onsdag 22 augusti 2012

Silvercorp förlorar stämningen mot shortarna

Jag är kluven, det är viktigt att det är fritt fram att kritiskt granska företagen utan att riskera hämnd från en aktör med mycket större ekonomiska resurser. Men det är också viktigt att kursmanipulation förhindras. (När man skriver negativt om ett bolag så tenderar det väcka enormt starka känslor vilket jag märker enstaka exempel på men väljer strunta i därför att jag väl minns hur jag tidigare fick kritik för att jag inte uttryckte mig tydligare när jag började befara att Orvana började få problem. Jag har därför bestämt mig för att vara tydlig i fall som Aurcana även om det riskerar reta någon som för tillfället äger aktien)

Vad domstolen slagit fast tycks vara att short hedgefonden uppträtt korrekt och att det ligger ett ansvar på läsarna att själva studera fakta från alla håll och fatta egna beslut. Känns inte helt fel i mina ögon. Problemet är väl egentligen att många placerare inte klarar av att processa information men för det har man ju analytiker och journalister. Det kan ju tilläggas att shortarna hade fel i sak i fallet Silvercorp.

Jag själv har aldrig någonsin shortat en enskild aktie om det nu är någon som undrar. Ibland måste jag dock säga att jag saknat möjligheten. Just att kunna välja att balansera säg ett guldbolag som man tycker är bra med short av ett man tycker är dåligt skulle vara ett intressant sätt att få bolagsexponering men samtidigt försöka komma bort från den separata marknadsrisken.

Silvercorp's defamation claims dismissed in New York
2012-08-17 19:52 ET - Street Wire
by Mike Caswell
New York Judge Carol Edmead has dismissed Silvercorp Metals Inc.'s libel claims against hedge fund manager Anthion Management LLC and the short-seller known as Alfred Little. In an order released on Friday, Aug. 17, the judge has ruled that a reasonable reader would have understood that statements by Anthion accusing Silvercorp of accounting misdeeds simply reflected an opinion, and were not stated as facts. The tone of the statements, in which Anthion referred to a "potential" $1.3-billion accounting fraud and its "belief" that Silvercorp was a "massive accounting fraud," would have left a reader with no doubt the statements merely reflected its views, which is a valid defence in defamation law.

The decision is a loss for Silvercorp, which had argued that Anthion's information was entirely false. Anthion had written an anonymous letter to regulators and reporters which stated, among other things, that Silvercorp's financial statements filed in North America were substantially different from those filed in China. The letter, which was later published on the website alfredlittle.com, was part of a "short-and-distort" scheme, Silvercorp said. The aim of the scheme was to drive the company's price down and profit from the decline. The suit had sought damages of as much as $100-million, citing the "significant reputational and economic harm" Silvercorp suffered. (All figures are in U.S. dollars.)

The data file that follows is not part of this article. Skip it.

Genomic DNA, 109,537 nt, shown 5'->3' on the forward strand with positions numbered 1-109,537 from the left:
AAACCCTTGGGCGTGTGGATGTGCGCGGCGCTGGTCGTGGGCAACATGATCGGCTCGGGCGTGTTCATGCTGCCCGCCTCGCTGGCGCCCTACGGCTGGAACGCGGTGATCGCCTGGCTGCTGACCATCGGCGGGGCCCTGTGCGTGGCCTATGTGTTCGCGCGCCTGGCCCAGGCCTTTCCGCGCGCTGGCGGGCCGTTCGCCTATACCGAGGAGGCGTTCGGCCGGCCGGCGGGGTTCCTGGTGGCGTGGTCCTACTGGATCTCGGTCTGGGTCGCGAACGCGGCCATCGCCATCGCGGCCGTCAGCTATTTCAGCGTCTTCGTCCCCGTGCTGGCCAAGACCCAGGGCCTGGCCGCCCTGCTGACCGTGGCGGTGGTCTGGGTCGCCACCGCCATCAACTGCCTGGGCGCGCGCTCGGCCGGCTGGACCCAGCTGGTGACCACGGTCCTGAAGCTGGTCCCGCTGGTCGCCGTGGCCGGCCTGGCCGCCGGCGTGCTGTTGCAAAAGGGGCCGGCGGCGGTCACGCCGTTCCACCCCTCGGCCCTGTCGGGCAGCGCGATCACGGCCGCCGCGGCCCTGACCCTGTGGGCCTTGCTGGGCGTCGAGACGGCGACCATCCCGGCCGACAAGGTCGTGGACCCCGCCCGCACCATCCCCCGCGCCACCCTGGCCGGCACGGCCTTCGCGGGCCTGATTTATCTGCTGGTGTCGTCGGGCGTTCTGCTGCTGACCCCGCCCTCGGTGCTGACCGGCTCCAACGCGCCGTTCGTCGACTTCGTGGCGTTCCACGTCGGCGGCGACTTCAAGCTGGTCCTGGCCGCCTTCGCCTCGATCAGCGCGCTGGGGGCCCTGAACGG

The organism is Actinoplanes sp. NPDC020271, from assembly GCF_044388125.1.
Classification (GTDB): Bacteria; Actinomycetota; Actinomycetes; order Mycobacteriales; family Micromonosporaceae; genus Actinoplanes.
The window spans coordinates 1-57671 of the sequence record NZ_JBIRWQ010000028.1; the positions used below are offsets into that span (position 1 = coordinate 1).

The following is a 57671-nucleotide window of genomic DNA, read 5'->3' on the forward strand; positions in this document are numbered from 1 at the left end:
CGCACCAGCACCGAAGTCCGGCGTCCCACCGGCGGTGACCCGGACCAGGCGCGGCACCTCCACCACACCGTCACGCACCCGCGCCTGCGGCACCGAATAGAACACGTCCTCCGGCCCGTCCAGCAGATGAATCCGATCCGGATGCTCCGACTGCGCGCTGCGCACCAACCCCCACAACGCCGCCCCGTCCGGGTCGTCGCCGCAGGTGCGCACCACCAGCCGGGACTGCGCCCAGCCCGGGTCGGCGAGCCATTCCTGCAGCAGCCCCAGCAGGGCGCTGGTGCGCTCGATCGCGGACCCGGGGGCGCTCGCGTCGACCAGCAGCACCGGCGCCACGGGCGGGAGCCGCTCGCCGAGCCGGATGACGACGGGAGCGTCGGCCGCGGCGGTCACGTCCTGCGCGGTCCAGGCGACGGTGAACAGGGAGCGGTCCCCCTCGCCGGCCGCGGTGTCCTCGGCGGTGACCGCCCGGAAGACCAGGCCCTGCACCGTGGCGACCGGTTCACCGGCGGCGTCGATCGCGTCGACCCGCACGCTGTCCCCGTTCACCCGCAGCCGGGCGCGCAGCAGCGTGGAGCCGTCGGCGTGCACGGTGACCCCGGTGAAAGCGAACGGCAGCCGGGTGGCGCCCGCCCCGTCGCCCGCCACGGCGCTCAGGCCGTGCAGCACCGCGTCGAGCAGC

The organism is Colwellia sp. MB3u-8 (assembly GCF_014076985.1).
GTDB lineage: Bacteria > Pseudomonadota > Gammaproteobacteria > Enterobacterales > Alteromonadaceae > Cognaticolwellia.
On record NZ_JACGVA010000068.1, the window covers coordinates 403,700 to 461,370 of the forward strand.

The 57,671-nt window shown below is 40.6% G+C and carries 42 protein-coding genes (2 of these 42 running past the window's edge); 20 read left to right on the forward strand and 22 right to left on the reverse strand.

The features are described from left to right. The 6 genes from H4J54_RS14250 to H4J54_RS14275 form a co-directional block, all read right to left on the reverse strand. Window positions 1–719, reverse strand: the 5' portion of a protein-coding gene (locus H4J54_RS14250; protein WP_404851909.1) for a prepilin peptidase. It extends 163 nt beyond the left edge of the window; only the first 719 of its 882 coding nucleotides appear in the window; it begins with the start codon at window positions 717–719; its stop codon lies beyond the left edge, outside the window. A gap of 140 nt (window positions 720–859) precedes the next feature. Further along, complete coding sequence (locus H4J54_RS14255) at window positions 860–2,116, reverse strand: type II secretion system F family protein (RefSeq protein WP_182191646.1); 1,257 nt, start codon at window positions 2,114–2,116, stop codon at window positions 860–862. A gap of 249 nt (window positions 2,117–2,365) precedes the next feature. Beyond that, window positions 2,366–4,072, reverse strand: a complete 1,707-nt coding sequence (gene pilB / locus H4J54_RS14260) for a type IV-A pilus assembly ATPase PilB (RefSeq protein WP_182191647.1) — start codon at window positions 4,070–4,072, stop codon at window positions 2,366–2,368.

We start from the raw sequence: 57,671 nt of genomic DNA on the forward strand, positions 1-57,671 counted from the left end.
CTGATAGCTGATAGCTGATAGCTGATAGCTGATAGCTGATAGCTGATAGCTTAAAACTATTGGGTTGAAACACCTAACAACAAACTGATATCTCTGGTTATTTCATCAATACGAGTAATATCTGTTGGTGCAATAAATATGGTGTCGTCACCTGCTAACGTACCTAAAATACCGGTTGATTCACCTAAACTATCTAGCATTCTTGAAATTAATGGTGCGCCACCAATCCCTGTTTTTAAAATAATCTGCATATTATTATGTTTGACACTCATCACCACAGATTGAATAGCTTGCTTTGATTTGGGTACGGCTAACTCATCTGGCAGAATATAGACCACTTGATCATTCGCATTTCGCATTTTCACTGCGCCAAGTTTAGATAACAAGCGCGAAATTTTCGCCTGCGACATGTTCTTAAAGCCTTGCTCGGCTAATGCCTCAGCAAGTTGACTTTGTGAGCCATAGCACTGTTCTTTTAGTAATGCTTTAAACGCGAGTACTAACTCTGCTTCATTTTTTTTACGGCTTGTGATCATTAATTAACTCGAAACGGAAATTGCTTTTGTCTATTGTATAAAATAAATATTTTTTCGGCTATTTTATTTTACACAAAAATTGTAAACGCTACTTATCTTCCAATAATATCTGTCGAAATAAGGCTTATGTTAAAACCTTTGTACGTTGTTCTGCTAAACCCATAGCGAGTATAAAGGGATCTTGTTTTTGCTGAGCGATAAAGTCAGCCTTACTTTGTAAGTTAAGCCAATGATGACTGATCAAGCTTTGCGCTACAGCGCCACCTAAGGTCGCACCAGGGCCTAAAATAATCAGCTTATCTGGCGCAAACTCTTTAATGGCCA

Anthion, in a motion to have the suit dismissed, argued that it was expressing its opinion and said it had backed up its statements with a detailed report setting out the facts that led to that opinion. It also pointed out that it had disclosed its short position, which readers should have seen as a clear signal that Anthion's work was an expression of its views.
Judge Edmead, agreed, finding that Anthion's statements were constitutionally protected opinion. She said the tone adopted by Anthion throughout the letter clearly indicated the writer was conveying his views. The subject line stated "Potential" $1.3-billion accounting fraud, and other similar wordings were found throughout the letter, including one sentence that read, "In our opinion, the writing is on the wall."

Also critical to Anthion's defence, according to Judge Edmead, is the fact that it attached all of the filings from which it gleaned its information. Readers had the opportunity to review the underlying documents and form their own conclusions. The attached research contained a disclaimer which specifically advised readers to "do your own research and due diligence." It was clear that Anthion's purpose was to invite readers to conduct an independent investigation into the purported financial misrepresentations, the judge found.

Moreover, a reasonable reader would have had to consider that the letter was sent anonymously by someone who had disclosed a short position in the company. In such a context, the letter would have to be treated as an expression of the writer's views, Judge Edmead ruled.

The judge recognized that her findings could have undesirable effects on the stock market, acting as a "green light to those who could use this kind of vehicle to manipulate the market." However, "the Court is constrained to conclude that the challenged statements fail to support a claim for defamation," the decision reads.

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